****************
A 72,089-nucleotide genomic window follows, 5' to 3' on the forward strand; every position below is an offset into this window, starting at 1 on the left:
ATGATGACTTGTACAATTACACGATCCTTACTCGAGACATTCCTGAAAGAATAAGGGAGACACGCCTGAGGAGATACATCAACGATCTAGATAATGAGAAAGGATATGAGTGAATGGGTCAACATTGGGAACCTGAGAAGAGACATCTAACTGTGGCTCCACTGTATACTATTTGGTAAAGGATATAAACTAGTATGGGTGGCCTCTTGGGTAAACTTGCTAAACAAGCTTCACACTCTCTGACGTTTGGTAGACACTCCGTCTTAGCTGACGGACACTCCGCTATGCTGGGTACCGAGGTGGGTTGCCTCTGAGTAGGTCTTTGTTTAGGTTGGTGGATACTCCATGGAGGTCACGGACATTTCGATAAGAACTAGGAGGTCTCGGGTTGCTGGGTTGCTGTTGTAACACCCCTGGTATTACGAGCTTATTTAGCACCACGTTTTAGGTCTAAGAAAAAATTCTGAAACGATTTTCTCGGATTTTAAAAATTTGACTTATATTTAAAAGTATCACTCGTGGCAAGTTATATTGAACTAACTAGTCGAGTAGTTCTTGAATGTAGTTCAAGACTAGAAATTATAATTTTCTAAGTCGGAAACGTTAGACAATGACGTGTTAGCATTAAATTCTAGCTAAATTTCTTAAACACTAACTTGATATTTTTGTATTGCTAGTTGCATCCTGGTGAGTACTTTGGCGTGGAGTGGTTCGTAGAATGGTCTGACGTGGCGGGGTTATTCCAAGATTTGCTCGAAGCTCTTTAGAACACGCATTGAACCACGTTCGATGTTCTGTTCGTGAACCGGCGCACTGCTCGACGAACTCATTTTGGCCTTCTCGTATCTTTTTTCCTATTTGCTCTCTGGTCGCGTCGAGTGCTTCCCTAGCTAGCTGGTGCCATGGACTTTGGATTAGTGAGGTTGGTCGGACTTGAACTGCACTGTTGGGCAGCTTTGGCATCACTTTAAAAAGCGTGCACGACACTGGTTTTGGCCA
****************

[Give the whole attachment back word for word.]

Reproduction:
A 72,089-nucleotide genomic window follows, 5' to 3' on the forward strand; every position below is an offset into this window, starting at 1 on the left:
ATGATGACTTGTACAATTACACGATCCTTACTCGAGACATTCCTGAAAGAATAAGGGAGACACGCCTGAGGAGATACATCAACGATCTAGATAATGAGAAAGGATATGAGTGAATGGGTCAACATTGGGAACCTGAGAAGAGACATCTAACTGTGGCTCCACTGTATACTATTTGGTAAAGGATATAAACTAGTATGGGTGGCCTCTTGGGTAAACTTGCTAAACAAGCTTCACACTCTCTGACGTTTGGTAGACACTCCGTCTTAGCTGACGGACACTCCGCTATGCTGGGTACCGAGGTGGGTTGCCTCTGAGTAGGTCTTTGTTTAGGTTGGTGGATACTCCATGGAGGTCACGGACATTTCGATAAGAACTAGGAGGTCTCGGGTTGCTGGGTTGCTGTTGTAACACCCCTGGTATTACGAGCTTATTTAGCACCACGTTTTAGGTCTAAGAAAAAATTCTGAAACGATTTTCTCGGATTTTAAAAATTTGACTTATATTTAAAAGTATCACTCGTGGCAAGTTATATTGAACTAACTAGTCGAGTAGTTCTTGAATGTAGTTCAAGACTAGAAATTATAATTTTCTAAGTCGGAAACGTTAGACAATGACGTGTTAGCATTAAATTCTAGCTAAATTTCTTAAACACTAACTTGATATTTTTGTATTGCTAGTTGCATCCTGGTGAGTACTTTGGCGTGGAGTGGTTCGTAGAATGGTCTGACGTGGCGGGGTTATTCCAAGATTTGCTCGAAGCTCTTTAGAACACGCATTGAACCACGTTCGATGTTCTGTTCGTGAACCGGCGCACTGCTCGACGAACTCATTTTGGCCTTCTCGTATCTTTTTTCCTATTTGCTCTCTGGTCGCGTCGAGTGCTTCCCTAGCTAGCTGGTGCCATGGACTTTGGATTAGTGAGGTTGGTCGGACTTGAACTGCACTGTTGGGCAGCTTTGGCATCACTTTAAAAAGCGTGCACGACACTGGTTTTGGCCA